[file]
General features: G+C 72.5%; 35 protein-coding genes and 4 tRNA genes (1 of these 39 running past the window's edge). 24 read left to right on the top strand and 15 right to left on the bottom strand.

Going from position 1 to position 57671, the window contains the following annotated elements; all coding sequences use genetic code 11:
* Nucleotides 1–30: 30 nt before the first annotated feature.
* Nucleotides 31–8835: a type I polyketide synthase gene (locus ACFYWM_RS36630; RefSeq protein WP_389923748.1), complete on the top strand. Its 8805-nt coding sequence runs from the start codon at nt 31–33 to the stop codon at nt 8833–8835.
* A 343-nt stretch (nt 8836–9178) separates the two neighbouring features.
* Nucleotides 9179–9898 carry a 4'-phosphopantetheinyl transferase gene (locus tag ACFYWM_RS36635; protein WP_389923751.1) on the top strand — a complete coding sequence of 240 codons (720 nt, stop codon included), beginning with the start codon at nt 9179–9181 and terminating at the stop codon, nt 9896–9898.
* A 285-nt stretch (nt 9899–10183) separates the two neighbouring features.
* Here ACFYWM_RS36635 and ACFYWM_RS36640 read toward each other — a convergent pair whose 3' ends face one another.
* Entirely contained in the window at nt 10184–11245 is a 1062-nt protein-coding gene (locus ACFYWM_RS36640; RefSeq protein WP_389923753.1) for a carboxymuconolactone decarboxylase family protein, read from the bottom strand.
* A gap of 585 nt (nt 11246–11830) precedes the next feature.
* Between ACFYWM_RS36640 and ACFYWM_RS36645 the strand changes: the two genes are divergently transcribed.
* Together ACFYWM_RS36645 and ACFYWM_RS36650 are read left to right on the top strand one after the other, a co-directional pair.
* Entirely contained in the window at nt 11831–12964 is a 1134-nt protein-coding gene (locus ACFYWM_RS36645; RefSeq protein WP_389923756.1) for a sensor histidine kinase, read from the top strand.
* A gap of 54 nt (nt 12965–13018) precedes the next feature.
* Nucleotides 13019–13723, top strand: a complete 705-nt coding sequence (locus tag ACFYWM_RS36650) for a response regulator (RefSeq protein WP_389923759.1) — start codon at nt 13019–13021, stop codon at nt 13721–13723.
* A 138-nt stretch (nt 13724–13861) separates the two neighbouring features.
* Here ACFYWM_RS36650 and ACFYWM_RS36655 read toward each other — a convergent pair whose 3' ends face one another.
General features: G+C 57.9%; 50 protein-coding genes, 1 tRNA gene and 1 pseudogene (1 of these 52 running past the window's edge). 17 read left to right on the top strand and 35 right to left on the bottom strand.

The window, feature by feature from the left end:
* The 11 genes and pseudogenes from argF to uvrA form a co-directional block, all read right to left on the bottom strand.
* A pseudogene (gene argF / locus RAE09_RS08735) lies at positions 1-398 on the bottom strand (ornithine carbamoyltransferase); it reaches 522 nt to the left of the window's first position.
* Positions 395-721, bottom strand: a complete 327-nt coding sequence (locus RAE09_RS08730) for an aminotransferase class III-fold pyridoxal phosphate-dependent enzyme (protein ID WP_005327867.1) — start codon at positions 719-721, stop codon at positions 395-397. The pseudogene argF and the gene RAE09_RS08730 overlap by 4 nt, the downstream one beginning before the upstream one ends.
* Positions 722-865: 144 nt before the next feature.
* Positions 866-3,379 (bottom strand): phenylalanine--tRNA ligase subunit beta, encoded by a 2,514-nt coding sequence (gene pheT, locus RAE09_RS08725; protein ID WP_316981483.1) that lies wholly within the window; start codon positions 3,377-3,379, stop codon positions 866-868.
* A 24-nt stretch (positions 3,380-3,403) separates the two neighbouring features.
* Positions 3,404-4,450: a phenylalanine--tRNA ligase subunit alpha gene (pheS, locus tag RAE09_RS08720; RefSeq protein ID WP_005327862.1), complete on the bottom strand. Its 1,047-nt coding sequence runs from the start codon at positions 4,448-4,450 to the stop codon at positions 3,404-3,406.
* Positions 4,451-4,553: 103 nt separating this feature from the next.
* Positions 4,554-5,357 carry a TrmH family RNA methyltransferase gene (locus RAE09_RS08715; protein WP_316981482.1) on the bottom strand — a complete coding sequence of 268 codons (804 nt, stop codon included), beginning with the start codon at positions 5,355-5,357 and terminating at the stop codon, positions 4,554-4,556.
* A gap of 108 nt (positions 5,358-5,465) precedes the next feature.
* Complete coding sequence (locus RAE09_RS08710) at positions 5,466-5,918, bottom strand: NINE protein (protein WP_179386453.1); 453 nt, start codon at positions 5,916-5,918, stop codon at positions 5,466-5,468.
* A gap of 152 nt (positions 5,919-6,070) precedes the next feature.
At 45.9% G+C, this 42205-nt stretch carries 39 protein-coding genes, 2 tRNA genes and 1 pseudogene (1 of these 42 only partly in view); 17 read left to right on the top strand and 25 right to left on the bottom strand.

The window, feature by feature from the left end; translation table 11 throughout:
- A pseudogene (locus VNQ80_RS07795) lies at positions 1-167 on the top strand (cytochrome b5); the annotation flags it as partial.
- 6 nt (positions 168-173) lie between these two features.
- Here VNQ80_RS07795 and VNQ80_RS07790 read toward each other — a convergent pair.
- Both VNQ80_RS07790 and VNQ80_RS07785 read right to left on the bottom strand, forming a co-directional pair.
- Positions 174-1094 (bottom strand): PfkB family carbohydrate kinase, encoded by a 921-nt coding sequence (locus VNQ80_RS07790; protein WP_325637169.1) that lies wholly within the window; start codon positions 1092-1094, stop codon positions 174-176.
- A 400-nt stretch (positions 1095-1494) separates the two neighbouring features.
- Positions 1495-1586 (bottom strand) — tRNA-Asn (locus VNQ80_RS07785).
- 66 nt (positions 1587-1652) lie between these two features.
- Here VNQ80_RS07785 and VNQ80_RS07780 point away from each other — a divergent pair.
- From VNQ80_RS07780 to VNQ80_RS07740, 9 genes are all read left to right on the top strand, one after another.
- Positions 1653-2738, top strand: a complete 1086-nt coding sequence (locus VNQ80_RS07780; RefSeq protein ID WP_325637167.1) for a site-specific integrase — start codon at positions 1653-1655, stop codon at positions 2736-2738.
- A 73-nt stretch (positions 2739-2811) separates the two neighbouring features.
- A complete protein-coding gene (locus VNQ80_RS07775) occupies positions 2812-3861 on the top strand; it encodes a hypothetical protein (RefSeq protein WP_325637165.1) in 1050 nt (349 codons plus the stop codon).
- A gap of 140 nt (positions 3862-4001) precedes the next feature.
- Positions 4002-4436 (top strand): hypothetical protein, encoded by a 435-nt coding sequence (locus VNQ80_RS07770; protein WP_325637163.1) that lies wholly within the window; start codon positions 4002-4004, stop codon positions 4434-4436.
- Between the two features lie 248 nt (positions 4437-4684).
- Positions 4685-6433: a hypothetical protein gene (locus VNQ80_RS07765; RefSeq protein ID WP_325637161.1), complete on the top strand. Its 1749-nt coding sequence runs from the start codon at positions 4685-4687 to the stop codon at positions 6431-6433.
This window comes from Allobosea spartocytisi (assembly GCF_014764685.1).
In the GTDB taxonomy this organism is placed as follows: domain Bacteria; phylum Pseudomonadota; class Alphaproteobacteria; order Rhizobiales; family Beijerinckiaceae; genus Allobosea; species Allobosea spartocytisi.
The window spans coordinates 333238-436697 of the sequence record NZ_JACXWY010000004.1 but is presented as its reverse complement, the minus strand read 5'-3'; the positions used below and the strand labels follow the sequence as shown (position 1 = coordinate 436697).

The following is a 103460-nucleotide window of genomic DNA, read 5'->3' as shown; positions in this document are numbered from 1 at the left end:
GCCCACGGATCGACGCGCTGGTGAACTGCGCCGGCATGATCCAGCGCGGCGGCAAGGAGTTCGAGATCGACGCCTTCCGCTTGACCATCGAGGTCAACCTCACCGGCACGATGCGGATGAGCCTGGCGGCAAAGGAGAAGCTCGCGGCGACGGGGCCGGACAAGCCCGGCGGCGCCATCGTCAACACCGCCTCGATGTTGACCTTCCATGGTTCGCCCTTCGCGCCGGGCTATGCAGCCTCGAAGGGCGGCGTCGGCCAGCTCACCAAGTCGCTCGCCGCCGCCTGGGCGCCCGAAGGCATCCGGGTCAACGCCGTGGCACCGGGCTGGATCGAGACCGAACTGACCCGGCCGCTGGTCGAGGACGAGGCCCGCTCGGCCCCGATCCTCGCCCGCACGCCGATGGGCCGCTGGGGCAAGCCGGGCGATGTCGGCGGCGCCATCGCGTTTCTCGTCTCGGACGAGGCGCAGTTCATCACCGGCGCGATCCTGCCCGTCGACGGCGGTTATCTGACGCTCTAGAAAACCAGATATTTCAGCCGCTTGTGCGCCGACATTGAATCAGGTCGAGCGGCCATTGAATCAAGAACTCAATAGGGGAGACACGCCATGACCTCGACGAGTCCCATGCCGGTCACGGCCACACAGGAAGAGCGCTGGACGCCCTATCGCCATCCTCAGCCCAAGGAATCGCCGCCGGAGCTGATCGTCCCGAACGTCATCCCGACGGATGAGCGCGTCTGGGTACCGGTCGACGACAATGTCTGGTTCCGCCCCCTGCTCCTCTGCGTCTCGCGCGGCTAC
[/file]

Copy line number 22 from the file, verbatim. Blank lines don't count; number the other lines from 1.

* Positions 395-721, bottom strand: a complete 327-nt coding sequence (locus RAE09_RS08730) for an aminotransferase class III-fold pyridoxal phosphate-dependent enzyme (protein ID WP_005327867.1) — start codon at positions 719-721, stop codon at positions 395-397. The pseudogene argF and the gene RAE09_RS08730 overlap by 4 nt, the downstream one beginning before the upstream one ends.